ARM: Review - Trumpeter 1/35 scale BMP-2 IFV

Kit Review: Trumpeter 1/35 scale Kit No. 05584; Russian BMP-2 IFV; 511 part
s (450 in grey styrene, 35 etched brass, 24 clear styrene, 2 black vinyl tr
ack runs); retail price US$67.99
Advantages: new production tooling kit vast improvement over previous two a
ttempts; etched brass included; correct lower hull profile and drivers; ful
l interior less engine
Disadvantages: one-piece tracks look a bit thin
Rating: Highly Recommended
Recommendation: for all modern Soviet and client state fans

While thousands of BMP-1 vehicles were built before the vastly improved BM
P-2 variant appeared in 1981, it must be understood that these were primari
ly focused on fighting NATO in northern Europe. The BMP-1 had a number of p
roblems to include the squad (and vehicle) commander sat behind the driver
and could not see all around the vehicle, nor could he easily direct the gu
nner to engage targets. The 73mm weapon also was not able to conduct high a
ltitude fire against enemy forces in buildings or mountains (such as was fo
und in Afghanistan) nor could it engage the new threat - attack helicopters
.
After several attempts to fix the problem, a prototype emerge as Article 6
75. This now mounted a new 30mm 2A42 automatic cannon using both HE-FRAG an
d AP-T ammunition as well as a new 9M113 (AT-5 SPANDREL) ATGM mount. But it
s biggest advantage was that the vehicle/squad commander was now in a two-m
an rotating turret; his position in the hull behind the driver-mechanic wen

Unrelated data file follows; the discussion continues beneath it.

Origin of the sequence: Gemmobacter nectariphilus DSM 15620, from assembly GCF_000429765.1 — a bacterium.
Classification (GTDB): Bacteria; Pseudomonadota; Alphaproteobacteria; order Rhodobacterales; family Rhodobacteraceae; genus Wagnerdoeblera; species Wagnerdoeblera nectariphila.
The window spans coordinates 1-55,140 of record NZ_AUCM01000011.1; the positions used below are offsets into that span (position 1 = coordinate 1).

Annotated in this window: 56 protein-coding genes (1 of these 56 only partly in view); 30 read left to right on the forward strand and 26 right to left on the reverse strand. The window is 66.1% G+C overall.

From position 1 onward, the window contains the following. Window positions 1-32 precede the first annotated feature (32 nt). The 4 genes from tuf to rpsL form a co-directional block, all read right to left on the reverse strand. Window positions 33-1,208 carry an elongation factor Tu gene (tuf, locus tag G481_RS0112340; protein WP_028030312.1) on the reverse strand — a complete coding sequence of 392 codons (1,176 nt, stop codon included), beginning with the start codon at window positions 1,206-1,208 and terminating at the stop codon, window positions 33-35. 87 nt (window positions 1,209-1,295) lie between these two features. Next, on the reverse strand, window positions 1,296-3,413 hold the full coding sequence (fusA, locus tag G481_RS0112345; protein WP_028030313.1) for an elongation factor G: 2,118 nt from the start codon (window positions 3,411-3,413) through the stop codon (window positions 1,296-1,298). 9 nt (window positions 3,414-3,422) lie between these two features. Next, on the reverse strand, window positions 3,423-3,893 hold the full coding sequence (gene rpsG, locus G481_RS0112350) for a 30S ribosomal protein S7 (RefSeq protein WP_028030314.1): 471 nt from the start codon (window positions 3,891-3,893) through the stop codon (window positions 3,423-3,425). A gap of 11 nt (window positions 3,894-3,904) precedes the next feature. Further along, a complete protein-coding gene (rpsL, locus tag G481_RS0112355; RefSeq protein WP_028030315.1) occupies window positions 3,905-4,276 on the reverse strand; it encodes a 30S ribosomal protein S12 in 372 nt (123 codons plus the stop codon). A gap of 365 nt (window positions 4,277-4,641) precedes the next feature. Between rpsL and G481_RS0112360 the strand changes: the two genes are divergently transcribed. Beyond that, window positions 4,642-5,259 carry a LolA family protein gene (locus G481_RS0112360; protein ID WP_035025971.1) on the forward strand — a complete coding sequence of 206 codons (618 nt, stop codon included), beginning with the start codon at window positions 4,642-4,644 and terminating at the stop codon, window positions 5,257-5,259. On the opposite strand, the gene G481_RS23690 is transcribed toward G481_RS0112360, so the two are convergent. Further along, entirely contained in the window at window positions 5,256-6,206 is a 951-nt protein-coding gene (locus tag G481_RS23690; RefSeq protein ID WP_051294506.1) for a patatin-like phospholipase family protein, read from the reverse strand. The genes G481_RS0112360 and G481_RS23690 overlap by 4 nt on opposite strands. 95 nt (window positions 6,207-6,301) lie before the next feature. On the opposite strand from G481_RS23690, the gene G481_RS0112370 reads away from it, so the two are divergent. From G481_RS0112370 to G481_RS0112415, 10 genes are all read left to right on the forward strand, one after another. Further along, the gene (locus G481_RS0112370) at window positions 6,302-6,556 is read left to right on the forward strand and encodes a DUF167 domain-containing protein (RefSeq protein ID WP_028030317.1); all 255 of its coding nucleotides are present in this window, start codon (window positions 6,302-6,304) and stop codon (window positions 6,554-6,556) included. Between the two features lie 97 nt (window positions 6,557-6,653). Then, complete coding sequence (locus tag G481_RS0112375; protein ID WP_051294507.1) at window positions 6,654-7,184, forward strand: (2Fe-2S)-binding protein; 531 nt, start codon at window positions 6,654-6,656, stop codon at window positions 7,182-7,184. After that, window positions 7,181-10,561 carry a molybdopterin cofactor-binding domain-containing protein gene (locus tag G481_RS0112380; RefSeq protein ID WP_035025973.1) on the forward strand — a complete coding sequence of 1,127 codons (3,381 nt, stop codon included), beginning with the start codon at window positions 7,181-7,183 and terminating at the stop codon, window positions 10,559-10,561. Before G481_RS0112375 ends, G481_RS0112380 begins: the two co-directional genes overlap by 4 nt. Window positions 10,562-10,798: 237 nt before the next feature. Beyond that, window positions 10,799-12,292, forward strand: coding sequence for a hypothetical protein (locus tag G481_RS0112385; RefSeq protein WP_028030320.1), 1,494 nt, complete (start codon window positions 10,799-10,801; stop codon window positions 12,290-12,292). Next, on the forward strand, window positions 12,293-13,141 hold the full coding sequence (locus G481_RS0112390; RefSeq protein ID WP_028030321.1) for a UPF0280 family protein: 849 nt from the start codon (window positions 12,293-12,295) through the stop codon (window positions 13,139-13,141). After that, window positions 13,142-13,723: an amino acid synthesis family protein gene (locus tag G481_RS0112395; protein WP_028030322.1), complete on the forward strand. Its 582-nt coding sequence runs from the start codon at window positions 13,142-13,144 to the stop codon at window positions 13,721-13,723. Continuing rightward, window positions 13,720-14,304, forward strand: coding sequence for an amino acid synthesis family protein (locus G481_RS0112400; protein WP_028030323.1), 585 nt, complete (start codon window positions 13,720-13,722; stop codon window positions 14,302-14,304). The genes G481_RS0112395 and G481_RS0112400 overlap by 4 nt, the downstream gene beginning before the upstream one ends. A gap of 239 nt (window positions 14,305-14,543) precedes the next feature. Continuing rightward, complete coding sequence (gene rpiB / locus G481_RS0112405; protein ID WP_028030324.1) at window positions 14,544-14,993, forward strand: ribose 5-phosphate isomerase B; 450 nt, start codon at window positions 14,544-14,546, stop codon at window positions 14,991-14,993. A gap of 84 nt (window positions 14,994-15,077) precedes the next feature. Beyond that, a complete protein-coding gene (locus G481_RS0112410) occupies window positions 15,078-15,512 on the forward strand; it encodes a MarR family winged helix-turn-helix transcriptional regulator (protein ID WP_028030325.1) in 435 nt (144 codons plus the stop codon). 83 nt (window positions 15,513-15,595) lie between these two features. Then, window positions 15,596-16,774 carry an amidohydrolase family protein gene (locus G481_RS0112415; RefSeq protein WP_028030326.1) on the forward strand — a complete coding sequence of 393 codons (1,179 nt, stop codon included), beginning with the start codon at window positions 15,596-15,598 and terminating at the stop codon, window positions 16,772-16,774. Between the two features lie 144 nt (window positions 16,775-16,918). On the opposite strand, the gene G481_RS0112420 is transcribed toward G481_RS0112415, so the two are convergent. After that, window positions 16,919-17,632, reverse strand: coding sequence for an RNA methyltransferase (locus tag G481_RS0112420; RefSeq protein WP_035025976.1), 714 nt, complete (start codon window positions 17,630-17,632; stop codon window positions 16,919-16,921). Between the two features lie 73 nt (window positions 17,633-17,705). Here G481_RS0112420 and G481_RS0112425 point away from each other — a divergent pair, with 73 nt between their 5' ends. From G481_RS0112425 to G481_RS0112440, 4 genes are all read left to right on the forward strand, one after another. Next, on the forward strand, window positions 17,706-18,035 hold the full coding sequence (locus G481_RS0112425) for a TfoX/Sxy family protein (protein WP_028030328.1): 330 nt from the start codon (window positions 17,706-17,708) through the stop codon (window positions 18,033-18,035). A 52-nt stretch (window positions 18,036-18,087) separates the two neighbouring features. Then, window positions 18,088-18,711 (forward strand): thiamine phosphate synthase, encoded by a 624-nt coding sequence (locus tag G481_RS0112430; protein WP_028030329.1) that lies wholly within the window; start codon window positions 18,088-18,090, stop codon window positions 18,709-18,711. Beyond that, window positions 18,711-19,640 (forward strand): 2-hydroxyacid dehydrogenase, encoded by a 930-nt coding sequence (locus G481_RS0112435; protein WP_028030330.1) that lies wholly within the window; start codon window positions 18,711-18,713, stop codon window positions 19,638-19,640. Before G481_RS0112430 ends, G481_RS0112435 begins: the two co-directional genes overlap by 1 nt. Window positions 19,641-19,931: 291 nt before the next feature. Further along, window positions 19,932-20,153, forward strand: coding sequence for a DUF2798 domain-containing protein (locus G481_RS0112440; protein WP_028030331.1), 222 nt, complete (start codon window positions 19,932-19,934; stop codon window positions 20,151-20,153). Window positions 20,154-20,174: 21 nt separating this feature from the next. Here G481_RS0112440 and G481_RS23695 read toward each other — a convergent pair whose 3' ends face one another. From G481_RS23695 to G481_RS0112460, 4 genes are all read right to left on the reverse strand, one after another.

t to either a sniper or RPM machine gunner.
The BMP-2 went into service in Afghanistan and with its 85 degree elevatio
n gun was popular as being able to engage Mujahedin in the mountains as wel
l as light vehicles and troops. It acquired the nickname "Yezh" (hedgehog)
from the troops who appreciated its greater firepower and flexibility. The
maneuver squad went from eight men to seven but with better command and con
trol that was not much of a change or a loss.
While the AT-5 was not used very often, reloading it was slightly easier t
han the 9M14 (AT-3) in the BMP-1 which took an arm allegedly four feet long
to accomplish! But here the gunner had to swivel the mount, flip the rack
vertical, removed the expended tube and toss it, and then in a manner like
Scots "tossing the caber" run the new missile tube up onto the rack. He did
at least remain mostly under armor as he did this.
While the BMP-3 has been around for about 20 years now the Russian units s
till prefer the BMP-2 as their favorite and a new version called "Berezhok"
with new missiles and a 30mm grenade launcher is available for conversion.


Twenty years ago two kits of the BMP-2 came out nearly at the same time fr
om DML and ESCI. Like their BMP-1 kits these two suffered the same odd hist
ory. Both kits suffered from the exact same major errors - the wrong profil
e to the hull and erroneous drivers with six spokes vice the five of the ac
tual vehicle. While they also had a lot of other problems with dimensions a
nd details that were wrong, these two features prompted DML and ESCI to pre
pare to sue each other over design infringement. When the lawyers were prep
aring their cases, they found out that both companies had used the identica
l tooling manufacturer in South Korea and they simply used the same feature
s for both sets of molds
Trumpeter has now released a new mold kit of the BMP-2 and it is an even b
etter kit than their BMP-1 before it (No. 05555). The designers apparently
had more than enough access to accurate information and details on this veh
icle. Also, as there are tons of good references available today from Russi
a and other countries on the vehicle, it is easy to check on its accuracy.

The lower hull pan has the correct profile to the bow to include the weld